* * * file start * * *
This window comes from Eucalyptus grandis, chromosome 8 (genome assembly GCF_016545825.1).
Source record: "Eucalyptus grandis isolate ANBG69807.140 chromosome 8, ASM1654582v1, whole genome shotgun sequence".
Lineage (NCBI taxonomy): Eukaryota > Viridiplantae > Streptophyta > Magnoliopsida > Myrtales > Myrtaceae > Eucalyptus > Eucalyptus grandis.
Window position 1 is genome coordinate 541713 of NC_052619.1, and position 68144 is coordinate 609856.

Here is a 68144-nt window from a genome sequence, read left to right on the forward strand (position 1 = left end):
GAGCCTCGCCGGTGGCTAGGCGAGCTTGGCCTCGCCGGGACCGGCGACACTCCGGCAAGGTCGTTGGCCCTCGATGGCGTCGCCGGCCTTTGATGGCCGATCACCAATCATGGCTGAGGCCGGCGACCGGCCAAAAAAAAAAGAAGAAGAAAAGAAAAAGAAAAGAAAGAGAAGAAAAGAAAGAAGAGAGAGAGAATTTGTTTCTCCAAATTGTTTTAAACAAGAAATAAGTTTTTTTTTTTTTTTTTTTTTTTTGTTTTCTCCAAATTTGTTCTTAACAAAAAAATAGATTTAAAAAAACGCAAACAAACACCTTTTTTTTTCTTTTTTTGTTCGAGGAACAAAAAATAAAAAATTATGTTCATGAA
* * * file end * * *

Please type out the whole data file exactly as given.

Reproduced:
This window comes from Eucalyptus grandis, chromosome 8 (genome assembly GCF_016545825.1).
Source record: "Eucalyptus grandis isolate ANBG69807.140 chromosome 8, ASM1654582v1, whole genome shotgun sequence".
Lineage (NCBI taxonomy): Eukaryota > Viridiplantae > Streptophyta > Magnoliopsida > Myrtales > Myrtaceae > Eucalyptus > Eucalyptus grandis.
Window position 1 is genome coordinate 541713 of NC_052619.1, and position 68144 is coordinate 609856.

Here is a 68144-nt window from a genome sequence, read left to right on the forward strand (position 1 = left end):
GAGCCTCGCCGGTGGCTAGGCGAGCTTGGCCTCGCCGGGACCGGCGACACTCCGGCAAGGTCGTTGGCCCTCGATGGCGTCGCCGGCCTTTGATGGCCGATCACCAATCATGGCTGAGGCCGGCGACCGGCCAAAAAAAAAAGAAGAAGAAAAGAAAAAGAAAAGAAAGAGAAGAAAAGAAAGAAGAGAGAGAGAATTTGTTTCTCCAAATTGTTTTAAACAAGAAATAAGTTTTTTTTTTTTTTTTTTTTTTTTGTTTTCTCCAAATTTGTTCTTAACAAAAAAATAGATTTAAAAAAACGCAAACAAACACCTTTTTTTTTCTTTTTTTGTTCGAGGAACAAAAAATAAAAAATTATGTTCATGAA